Big-eared breed struts its stuff at dog show

Big-eared breed struts its stuff at dog show

April 20th, 2011 by Yolanda Putman in News

Carol Malec waits with her papillon, Jack, during judging at the papillon show Tuesday at the Chattanooga Choo-Choo. Staff Photo by Angela Lewis/Chattanooga Times Free Press

First Nikki Berthold-Illias saw how well an obedience trainer tamed her Doberman pinscher. Then the trainer showed her how to train a much smaller, less-fierce dog - a papillon.

That was decades ago and Bert-hold-Illias has been training and showing papillons ever since.

A resident of Oregon, she is one of 300 people who came from across North America to the Chattanooga Choo-Choo's Imperial Ballroom to attend the 2011 Papillon Club of America dog show.

"It's a whole dog community that happens here," said Berthold-Illias, who is the corresponding secretary for the national club.

French for "butterfly," papillons get their name from their ears, which often stick straight up, like triangular wings.

"The essence of the breed is the butterfly ears," said Angela Pickett, a dog breeder and vice president of the Papillon Club of America.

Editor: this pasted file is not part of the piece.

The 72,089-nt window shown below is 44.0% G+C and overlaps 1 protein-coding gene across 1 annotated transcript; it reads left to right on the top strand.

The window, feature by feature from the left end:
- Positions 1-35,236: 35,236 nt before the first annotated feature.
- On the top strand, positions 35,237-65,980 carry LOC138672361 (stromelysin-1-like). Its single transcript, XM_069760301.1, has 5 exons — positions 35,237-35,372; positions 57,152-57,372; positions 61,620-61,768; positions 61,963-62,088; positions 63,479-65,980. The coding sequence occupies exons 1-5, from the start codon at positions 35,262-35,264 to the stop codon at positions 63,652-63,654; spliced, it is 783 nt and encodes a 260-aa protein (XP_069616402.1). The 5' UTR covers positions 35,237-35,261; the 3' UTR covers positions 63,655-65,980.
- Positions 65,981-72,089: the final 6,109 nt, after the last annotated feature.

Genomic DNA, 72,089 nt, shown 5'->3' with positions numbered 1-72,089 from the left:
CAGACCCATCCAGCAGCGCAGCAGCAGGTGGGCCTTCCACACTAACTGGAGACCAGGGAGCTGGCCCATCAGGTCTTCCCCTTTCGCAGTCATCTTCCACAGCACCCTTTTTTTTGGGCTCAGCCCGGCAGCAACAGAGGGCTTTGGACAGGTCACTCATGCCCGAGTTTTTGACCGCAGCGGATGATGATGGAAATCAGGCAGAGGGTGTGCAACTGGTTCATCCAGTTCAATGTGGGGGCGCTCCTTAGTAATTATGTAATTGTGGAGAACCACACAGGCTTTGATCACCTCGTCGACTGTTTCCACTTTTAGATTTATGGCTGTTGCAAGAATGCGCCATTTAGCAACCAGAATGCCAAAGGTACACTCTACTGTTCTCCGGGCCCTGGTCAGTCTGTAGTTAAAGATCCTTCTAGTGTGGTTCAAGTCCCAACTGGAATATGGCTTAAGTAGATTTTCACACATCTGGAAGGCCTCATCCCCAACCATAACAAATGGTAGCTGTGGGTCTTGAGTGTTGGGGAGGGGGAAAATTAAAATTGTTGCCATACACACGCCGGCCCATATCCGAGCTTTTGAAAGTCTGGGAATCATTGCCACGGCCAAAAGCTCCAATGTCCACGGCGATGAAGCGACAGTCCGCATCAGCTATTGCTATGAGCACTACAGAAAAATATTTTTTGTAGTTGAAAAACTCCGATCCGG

It's the dog show where the ribbons are larger than the dogs, Pickett said.

"People always ask us what do you get," she said. "We get really big ribbons."

"This is our time that all of the people, the papillon fanciers from around the country come to have our national specialty with this one breed and we come together only once a year," said Pickett, who lives in Montana.

The average papillon is about 8 to 10 pounds and about 7 to 11 inches long, according to www.dogbreedinfo.com. A papillon is considered too big for competition if it is more than 12 inches long, Pickett said.

The winners of the regional papillon competitions get a huge ribbon and a dog courier bag, but the champions of the Chattanooga show could participate in the internationally known Westminster Dog Show, officials said.

"We just do it because we love the sport. We love the breed and the commitment to the breed," Pickett said.

Show organizers divided the Imperial Ballroom into two rings where exhibitors showed off their dogs' ability to sit, stay, jump and walk on command. Some dogs followed their owners' movements even when their was no verbal command given.

Stacy Newton, of Evansville, Ind., has an 11-year-old dog that was named the high scoring breed champion. The dog also won the high scoring veteran award given to dogs older than 10.

Dogs also have a body beautiful competition, said Berthold-Illias. Instead of how well they obey, the dogs are judged on their skeletal structure, breed standards and appearance. Judges look for the hallmark butterfly ears, said Pickett.